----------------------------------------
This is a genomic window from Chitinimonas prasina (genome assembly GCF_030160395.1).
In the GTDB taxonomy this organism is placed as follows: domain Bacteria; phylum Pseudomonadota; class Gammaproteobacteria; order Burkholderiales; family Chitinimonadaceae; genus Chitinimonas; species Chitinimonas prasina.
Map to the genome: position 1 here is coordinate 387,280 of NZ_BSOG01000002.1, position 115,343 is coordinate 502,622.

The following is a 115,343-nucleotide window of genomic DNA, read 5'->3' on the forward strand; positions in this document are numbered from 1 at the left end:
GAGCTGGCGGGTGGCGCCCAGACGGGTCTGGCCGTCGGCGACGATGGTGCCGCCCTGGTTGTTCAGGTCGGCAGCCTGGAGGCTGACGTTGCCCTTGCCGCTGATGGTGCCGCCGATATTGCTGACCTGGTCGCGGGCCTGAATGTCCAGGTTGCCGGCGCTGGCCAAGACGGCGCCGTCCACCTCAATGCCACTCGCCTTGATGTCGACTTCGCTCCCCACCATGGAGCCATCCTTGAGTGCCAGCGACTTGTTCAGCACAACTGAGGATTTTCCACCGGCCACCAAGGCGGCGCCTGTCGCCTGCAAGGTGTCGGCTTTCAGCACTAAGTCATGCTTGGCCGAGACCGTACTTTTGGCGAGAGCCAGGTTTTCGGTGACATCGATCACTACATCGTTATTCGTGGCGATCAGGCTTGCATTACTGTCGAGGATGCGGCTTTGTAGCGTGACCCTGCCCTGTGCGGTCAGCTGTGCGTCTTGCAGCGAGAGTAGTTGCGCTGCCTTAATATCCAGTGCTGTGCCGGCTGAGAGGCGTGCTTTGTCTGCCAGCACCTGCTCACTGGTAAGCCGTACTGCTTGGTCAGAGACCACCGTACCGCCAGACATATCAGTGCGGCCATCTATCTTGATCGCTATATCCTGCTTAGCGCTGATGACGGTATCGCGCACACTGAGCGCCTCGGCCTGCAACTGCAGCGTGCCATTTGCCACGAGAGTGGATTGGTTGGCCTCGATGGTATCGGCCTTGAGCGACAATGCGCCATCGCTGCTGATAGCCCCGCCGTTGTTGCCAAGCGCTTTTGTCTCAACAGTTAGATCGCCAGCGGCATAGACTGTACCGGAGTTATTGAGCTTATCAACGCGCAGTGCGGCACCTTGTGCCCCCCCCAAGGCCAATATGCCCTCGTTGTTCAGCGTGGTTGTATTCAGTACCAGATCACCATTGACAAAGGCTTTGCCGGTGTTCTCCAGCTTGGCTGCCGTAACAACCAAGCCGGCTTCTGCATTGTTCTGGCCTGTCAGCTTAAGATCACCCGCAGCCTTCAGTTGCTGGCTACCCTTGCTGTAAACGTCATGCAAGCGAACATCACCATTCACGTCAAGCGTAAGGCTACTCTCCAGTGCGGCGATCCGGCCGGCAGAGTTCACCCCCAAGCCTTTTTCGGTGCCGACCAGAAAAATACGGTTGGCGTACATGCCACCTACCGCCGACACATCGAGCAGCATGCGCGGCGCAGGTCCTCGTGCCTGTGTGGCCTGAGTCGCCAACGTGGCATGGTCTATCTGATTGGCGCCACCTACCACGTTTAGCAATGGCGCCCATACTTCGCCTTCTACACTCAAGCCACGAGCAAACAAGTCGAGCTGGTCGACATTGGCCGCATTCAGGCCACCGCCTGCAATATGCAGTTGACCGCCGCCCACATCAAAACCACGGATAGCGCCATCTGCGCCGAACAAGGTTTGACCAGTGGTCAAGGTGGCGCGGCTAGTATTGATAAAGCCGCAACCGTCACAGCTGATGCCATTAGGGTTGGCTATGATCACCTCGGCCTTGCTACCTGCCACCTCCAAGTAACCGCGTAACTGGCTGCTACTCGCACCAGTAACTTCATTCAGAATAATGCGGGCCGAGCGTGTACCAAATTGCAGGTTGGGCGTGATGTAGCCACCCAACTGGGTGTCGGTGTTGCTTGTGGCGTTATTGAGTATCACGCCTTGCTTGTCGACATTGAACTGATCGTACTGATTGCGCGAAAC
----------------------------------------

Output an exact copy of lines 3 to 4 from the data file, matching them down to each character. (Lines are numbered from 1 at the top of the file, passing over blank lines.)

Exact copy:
Map to the genome: position 1 here is coordinate 387,280 of NZ_BSOG01000002.1, position 115,343 is coordinate 502,622.

The following is a 115,343-nucleotide window of genomic DNA, read 5'->3' on the forward strand; positions in this document are numbered from 1 at the left end: